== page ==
Working professionals, German or American, usually sign up for an intercultural communication training because they want to learn how to deal with their foreign counterpart/s. Their expectations are simply to learn what things they should say, or do, which will make the American or German do as they think is most pragmatic or logical for a given situation. This expectation is based on the belief that cultural differences are easily dealt with if you know what “buttons” to push. Life would be so easy if this was the case, unfortunately the reality is much more complex. This example shows too that many people are not fully aware of what “culture” is and how it can influence behaviour.
The term “culture” is derived from Latin and means to “cultivate”. Earlier usages of this term were used to refer to agriculture, later extending to education and upbringing. In the 20th century, “culture” became the central notion of anthropology and was used to explain human actions and activities. There is a plethora of works dedicated to defining and explaining culture, which hints at the complexity of the notion. While it is all very interesting, most of this literature is too cumbersome and theoretical for a 2 day culture and communication training in which working professionals look for solutions to help them deal with the challenges of a globalised economy. For this reason, intercultural communications trainers tend to rely on metaphors that represent “culture” in a tangible and helpful way; and there are several.
The first metaphor I learned was in one of my first anthropology lectures during my undergrad studies. The professor teaching that class said that “culture” can be likened to a “city map”. According to this metaphor, culture provides its members with a representations of how to do things. Keep in mind that there is more than one road leading to Rome! For example, a city map shows us how to get from our house to an address where our next doctor appointment is, and it helps us find the best way to get there in the least amount of time and with the least amount of effort. Culture functions similarly: it is a map that contains information we need so that we know how to interpret behaviours, whether linguistic or non-verbal. For example: if someone says “I hate to bother you, but…” most Americans will recognise that a request is about to be made because it is a cultural pattern typical to Americans, as well as other English speaking communities. Germans don’t use this linguistic pattern because they find the word “hate” to be too strong. Instead, Germans prefer to begin a request with background information concerning a situation that needs action, and then end with a request formula. (Naturally these are not the only ways to make a request). Our map is learned over the many years that we are socialised when we were children, youngsters and young adults.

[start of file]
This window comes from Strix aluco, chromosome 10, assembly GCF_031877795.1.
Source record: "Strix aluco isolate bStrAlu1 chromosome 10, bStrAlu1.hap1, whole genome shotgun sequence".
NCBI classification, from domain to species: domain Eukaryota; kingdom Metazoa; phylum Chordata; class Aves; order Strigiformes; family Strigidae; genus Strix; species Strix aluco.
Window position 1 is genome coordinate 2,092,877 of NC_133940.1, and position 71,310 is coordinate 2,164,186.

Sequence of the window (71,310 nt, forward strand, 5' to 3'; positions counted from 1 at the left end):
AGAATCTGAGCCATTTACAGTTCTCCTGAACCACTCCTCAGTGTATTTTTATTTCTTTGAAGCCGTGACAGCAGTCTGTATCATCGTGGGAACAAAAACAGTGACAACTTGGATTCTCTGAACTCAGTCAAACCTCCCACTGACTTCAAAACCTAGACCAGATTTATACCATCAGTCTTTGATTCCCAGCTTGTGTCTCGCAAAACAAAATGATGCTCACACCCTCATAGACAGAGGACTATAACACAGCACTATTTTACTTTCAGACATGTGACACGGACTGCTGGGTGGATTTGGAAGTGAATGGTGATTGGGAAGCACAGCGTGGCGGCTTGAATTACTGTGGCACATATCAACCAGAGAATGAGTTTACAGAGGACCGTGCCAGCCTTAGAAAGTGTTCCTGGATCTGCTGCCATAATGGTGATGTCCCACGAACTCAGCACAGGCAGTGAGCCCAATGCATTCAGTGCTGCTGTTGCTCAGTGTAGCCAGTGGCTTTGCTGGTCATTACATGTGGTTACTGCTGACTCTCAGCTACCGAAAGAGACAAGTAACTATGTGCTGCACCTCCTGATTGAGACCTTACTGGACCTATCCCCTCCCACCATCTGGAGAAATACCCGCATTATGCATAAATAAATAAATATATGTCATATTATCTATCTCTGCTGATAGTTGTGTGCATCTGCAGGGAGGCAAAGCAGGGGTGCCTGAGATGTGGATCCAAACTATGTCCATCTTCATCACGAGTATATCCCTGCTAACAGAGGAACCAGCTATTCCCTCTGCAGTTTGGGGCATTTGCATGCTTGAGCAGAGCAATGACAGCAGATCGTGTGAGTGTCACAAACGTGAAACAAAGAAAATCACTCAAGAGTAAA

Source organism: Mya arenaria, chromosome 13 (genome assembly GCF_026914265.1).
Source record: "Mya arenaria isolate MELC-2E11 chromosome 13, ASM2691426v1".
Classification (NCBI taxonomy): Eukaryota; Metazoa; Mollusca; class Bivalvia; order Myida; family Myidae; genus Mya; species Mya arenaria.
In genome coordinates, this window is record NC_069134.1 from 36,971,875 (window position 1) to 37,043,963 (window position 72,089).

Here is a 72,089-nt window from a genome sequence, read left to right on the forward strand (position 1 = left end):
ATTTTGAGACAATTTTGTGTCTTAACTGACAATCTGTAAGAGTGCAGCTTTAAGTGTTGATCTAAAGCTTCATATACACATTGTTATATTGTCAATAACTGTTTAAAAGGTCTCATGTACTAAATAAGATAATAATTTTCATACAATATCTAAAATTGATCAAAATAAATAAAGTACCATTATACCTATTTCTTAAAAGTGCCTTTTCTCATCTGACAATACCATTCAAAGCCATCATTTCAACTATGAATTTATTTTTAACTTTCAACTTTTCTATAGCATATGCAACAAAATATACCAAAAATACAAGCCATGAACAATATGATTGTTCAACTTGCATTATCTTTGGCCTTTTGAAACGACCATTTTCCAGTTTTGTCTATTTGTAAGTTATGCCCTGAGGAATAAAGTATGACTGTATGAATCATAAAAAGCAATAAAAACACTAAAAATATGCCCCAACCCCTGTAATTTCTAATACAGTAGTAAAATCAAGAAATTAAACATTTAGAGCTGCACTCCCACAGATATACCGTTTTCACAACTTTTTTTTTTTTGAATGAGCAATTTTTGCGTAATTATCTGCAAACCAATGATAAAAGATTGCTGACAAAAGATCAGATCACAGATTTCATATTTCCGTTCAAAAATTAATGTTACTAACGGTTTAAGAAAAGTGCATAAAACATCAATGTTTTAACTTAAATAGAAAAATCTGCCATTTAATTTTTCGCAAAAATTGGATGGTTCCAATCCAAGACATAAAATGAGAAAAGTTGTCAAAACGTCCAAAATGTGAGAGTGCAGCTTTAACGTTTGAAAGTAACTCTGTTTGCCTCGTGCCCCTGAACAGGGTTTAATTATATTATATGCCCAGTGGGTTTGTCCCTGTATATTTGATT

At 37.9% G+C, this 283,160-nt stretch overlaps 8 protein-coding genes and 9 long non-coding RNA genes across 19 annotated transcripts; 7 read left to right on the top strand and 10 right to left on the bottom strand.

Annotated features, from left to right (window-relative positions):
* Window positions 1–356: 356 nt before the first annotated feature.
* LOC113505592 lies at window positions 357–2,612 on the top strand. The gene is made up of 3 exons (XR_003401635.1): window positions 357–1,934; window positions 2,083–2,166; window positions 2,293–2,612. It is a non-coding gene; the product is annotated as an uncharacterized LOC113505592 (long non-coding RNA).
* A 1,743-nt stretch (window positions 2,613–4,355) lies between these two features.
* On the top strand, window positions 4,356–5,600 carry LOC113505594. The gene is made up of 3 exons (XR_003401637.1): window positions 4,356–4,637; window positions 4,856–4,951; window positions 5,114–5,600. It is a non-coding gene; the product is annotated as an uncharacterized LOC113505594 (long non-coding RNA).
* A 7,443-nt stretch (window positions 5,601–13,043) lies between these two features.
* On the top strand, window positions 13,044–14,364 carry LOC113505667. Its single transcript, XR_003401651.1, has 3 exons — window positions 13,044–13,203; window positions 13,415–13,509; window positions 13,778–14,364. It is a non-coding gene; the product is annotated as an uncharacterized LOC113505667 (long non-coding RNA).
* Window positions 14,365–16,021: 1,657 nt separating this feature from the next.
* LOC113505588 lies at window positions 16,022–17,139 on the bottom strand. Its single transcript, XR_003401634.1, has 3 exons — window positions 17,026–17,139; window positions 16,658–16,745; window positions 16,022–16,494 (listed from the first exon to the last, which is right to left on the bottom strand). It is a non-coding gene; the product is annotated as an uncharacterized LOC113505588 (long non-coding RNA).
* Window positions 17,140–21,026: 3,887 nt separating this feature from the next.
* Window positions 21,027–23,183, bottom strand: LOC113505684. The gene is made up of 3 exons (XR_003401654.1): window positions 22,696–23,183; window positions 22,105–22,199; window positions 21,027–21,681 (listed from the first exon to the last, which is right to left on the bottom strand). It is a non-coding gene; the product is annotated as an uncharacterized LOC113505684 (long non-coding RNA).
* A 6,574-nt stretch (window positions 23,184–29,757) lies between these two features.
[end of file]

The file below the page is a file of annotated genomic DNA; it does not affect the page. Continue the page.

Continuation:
Other metaphors include Hofstede’s “software of the mind”: a reference that fits well in our technologically dominated world. We all have the same “hardware”, or ability to become socialised, but during our socialisation, we learn “ways of doing things” that differ from social group to social group. Although Hofstede didn’t mean it, this representation also suggests that one only needs to know the right button in order to behave appropriately. As attractive as that may be, it is not realistic because people are not machines. We don’t always act the same way simply because each situation is different. Humans are able to differentiate and choose behaviours they believe to be appropriate for the situation.
Culture has been compared to an onion, a metaphor that suggests it is multi-layered. For example, someone like myself is American of Irish-English background, white, female, born in the 1950s, educated in the social sciences, hobby musician, etc. Each of these layers come together to make up me. In this way we should see that as individuals we belong to many different social communities, each of which has its own rules, languages and conventions, and ways of seeing the world. It helps to point out that people are individuals and not just nationalities. In other words, people of a particular nationality are not all going to behave in the same way in any given situation.
The metaphor I like to use is the “cultural iceberg”. With this representation, the notion of culture focuses on observable and unobservable phenomena. Above the waterline we have eating habits, dress, architecture, music, greeting styles, language, etc. Values, attitudes and beliefs are those aspects of a culture that one cannot easily observe and are therefore placed below the waterline. The behaviours above the waterline are relatively easy to learn, or even imitate, mainly because we can see them. As a classic example take Japan greeting style: it is not uncommon to observe westerners automatically bow back to Japanese business partner. As humans we want to appear polite! But to understand the “why” of bowing, and its complexities (e.g., how low to bow to whom?), we need to take a look below the iceberg’s waterline.
It is important to keep in mind that rather than prescriptions for behaviour, cultural values, attitudes, beliefs are filters for interpreting observed behaviours and making decisions for one’s own behaviour. In the next contribution we will look at German and American icebergs.